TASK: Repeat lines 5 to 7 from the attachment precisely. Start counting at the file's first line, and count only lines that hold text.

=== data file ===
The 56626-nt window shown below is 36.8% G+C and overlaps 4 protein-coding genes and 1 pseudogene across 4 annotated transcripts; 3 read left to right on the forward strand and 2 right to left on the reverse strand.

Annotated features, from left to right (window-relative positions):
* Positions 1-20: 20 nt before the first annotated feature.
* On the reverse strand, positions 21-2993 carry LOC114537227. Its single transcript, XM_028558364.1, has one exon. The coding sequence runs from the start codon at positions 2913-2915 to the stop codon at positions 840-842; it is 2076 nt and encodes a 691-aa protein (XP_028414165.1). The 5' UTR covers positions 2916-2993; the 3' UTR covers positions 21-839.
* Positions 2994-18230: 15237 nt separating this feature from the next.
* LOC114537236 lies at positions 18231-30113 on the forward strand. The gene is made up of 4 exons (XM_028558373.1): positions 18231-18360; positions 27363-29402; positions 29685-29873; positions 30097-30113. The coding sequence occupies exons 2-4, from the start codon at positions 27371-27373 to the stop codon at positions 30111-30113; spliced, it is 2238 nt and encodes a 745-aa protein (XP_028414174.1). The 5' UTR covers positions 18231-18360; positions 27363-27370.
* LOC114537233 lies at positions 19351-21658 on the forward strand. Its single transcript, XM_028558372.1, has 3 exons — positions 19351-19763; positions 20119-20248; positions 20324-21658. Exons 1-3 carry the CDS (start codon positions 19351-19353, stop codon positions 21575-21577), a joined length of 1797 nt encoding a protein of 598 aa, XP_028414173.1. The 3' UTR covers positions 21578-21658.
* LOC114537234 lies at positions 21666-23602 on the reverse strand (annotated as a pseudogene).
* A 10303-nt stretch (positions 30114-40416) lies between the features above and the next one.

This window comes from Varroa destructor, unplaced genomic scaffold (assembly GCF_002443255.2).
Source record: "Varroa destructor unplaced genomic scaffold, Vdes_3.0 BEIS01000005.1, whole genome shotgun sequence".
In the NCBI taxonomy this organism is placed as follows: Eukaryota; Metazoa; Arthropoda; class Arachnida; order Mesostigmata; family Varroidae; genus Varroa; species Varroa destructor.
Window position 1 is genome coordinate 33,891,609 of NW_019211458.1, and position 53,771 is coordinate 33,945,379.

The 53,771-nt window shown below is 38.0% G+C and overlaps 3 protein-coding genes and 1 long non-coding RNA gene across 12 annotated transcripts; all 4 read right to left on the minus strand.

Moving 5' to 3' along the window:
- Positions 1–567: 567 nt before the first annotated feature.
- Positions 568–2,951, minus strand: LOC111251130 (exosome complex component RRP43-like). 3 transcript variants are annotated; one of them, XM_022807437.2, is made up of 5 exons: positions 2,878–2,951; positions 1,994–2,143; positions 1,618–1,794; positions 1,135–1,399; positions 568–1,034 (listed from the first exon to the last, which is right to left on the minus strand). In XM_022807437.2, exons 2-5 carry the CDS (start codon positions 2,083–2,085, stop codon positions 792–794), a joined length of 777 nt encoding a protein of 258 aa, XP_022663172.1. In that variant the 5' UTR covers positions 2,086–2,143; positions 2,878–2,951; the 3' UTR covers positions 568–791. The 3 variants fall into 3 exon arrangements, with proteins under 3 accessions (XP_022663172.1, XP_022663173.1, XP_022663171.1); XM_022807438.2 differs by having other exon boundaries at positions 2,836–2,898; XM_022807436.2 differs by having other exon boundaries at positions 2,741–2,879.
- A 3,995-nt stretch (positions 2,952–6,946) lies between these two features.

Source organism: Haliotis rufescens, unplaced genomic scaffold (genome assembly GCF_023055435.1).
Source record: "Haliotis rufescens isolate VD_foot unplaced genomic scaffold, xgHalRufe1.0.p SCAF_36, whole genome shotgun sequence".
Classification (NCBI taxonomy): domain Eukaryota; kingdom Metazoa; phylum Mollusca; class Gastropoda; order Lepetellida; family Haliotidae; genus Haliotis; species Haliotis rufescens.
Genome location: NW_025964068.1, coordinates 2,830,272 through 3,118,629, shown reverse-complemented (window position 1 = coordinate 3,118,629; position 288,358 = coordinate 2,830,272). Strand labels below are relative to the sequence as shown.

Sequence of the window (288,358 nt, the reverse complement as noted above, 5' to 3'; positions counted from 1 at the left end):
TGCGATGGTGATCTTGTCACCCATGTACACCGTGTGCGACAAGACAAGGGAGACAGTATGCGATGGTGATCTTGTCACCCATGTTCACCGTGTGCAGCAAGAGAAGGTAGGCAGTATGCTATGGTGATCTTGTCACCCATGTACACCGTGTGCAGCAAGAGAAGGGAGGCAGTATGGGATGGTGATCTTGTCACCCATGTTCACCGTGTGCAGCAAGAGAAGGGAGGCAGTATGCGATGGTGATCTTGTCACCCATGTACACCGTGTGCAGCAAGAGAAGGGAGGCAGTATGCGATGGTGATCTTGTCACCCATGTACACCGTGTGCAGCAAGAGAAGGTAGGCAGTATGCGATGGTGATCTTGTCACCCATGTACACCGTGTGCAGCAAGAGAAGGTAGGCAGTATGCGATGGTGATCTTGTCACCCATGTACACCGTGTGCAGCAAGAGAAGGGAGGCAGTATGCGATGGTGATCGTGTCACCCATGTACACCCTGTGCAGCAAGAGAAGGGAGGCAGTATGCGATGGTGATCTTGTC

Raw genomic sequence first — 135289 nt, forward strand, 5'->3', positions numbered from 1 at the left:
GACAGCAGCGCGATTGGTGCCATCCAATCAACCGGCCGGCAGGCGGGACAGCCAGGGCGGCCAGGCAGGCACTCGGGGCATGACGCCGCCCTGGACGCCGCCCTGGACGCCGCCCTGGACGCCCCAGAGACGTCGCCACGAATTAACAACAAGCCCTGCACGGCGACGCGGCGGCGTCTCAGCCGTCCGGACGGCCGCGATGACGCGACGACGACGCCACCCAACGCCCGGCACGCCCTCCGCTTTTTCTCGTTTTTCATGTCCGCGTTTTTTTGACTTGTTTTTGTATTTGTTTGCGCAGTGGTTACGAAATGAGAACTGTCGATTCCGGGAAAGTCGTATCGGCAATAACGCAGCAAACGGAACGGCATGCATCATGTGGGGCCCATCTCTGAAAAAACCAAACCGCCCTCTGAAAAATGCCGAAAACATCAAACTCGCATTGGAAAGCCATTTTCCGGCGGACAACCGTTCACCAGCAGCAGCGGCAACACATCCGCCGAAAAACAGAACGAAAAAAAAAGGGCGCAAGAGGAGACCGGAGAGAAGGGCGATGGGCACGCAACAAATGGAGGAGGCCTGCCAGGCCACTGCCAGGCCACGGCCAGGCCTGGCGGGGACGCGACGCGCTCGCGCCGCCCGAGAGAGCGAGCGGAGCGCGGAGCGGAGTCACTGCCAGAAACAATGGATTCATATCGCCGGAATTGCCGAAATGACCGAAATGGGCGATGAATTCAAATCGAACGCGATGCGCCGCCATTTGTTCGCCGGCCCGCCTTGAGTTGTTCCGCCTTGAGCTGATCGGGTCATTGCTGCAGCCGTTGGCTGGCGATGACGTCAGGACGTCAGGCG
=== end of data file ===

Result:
* Positions 2994-18230: 15237 nt separating this feature from the next.
* LOC114537236 lies at positions 18231-30113 on the forward strand. The gene is made up of 4 exons (XM_028558373.1): positions 18231-18360; positions 27363-29402; positions 29685-29873; positions 30097-30113. The coding sequence occupies exons 2-4, from the start codon at positions 27371-27373 to the stop codon at positions 30111-30113; spliced, it is 2238 nt and encodes a 745-aa protein (XP_028414174.1). The 5' UTR covers positions 18231-18360; positions 27363-27370.
* LOC114537233 lies at positions 19351-21658 on the forward strand. Its single transcript, XM_028558372.1, has 3 exons — positions 19351-19763; positions 20119-20248; positions 20324-21658. Exons 1-3 carry the CDS (start codon positions 19351-19353, stop codon positions 21575-21577), a joined length of 1797 nt encoding a protein of 598 aa, XP_028414173.1. The 3' UTR covers positions 21578-21658.